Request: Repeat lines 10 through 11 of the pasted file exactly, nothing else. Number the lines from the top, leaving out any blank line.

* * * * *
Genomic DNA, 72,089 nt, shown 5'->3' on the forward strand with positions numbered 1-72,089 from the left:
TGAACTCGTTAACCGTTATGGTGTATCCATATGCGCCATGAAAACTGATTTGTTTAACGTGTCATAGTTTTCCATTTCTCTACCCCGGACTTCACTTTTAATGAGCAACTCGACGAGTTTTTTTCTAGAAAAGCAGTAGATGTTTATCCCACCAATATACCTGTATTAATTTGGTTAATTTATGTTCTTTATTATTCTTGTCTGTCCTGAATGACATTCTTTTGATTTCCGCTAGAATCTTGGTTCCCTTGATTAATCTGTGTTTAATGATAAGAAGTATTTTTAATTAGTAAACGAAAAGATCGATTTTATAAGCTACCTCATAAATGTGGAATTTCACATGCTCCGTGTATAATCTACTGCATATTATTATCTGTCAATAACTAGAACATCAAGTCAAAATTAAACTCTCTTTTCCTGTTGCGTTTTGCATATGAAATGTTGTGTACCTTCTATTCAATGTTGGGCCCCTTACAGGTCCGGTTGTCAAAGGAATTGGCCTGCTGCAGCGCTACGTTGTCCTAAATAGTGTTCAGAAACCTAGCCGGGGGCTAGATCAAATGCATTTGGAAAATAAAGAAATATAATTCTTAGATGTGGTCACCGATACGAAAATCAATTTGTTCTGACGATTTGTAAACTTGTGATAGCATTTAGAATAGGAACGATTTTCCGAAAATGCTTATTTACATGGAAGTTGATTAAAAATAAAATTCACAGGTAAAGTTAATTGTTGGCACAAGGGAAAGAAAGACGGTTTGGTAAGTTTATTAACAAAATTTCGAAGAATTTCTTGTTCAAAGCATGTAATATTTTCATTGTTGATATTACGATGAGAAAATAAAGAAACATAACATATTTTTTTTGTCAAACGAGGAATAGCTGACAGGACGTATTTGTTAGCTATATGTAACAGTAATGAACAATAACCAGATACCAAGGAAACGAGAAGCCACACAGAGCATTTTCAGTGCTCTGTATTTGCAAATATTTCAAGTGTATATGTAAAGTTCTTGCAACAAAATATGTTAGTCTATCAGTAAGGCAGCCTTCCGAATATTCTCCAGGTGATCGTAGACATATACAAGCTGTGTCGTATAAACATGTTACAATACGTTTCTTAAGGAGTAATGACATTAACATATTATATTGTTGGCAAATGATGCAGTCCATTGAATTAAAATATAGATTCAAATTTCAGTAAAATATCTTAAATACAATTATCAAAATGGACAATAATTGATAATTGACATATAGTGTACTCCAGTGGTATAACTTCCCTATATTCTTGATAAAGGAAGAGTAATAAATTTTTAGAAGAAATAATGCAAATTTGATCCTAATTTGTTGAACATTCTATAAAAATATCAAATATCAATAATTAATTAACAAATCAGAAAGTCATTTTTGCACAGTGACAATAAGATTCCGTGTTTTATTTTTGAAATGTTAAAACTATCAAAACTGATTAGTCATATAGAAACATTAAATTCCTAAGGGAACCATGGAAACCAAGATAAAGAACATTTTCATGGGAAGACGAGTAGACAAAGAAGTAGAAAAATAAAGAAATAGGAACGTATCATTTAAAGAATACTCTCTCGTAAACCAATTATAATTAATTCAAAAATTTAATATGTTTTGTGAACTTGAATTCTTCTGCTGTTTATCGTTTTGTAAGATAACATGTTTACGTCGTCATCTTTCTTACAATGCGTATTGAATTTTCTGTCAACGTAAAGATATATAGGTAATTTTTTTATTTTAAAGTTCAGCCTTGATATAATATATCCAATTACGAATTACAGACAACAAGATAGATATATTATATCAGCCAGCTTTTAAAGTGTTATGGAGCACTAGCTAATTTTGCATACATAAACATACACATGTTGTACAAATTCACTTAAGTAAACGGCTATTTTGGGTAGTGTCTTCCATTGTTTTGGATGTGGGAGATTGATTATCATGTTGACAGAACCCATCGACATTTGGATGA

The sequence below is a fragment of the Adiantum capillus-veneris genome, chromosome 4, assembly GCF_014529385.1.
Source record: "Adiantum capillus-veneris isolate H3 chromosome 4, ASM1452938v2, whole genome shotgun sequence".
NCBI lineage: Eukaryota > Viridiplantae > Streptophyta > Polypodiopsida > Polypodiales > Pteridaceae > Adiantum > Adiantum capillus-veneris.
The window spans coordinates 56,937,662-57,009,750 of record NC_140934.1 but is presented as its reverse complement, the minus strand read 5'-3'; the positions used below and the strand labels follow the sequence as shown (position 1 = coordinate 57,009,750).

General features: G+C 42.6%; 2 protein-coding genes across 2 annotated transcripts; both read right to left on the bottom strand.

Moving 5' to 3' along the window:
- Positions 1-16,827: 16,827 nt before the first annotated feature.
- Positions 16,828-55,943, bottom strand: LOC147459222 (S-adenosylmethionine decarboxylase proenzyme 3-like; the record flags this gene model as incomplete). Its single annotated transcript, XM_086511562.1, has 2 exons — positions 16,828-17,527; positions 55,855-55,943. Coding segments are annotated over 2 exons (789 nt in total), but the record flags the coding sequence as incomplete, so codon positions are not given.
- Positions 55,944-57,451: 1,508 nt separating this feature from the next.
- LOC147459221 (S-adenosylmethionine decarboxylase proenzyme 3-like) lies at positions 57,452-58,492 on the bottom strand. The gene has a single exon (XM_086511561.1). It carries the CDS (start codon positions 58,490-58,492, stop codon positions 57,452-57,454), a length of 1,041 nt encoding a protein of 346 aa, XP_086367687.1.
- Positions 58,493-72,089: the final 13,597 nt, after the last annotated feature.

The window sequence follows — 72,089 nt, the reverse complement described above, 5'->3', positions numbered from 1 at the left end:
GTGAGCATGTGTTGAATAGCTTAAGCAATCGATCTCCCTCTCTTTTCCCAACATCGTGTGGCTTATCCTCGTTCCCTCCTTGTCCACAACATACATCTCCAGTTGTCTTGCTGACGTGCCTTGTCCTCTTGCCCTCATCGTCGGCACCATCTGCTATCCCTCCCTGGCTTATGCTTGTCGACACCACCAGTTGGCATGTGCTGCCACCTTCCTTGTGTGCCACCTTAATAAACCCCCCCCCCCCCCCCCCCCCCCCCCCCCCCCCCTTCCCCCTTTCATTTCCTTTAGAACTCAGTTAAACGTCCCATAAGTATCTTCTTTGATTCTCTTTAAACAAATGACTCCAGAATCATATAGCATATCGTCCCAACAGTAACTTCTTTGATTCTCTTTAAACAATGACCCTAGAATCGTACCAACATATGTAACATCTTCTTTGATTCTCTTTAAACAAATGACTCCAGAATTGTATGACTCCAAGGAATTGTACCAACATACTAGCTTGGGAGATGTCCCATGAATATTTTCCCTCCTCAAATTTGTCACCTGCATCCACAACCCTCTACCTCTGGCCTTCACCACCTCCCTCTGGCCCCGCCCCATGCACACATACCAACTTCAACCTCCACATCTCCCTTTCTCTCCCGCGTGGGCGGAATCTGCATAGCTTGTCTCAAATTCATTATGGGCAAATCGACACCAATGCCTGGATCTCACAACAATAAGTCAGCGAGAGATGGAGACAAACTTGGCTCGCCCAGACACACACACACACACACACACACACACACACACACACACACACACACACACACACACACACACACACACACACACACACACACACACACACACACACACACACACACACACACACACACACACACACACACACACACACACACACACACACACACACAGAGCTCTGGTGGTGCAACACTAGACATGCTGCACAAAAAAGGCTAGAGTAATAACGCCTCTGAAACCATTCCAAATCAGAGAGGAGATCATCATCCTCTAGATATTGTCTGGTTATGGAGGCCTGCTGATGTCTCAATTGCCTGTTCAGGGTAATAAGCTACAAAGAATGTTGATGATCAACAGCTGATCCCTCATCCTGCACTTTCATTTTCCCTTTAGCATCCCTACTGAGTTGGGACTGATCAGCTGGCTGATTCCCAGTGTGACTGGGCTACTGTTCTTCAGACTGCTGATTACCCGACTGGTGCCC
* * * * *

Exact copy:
- Positions 16,828-55,943, bottom strand: LOC147459222 (S-adenosylmethionine decarboxylase proenzyme 3-like; the record flags this gene model as incomplete). Its single annotated transcript, XM_086511562.1, has 2 exons — positions 16,828-17,527; positions 55,855-55,943. Coding segments are annotated over 2 exons (789 nt in total), but the record flags the coding sequence as incomplete, so codon positions are not given.
- Positions 55,944-57,451: 1,508 nt separating this feature from the next.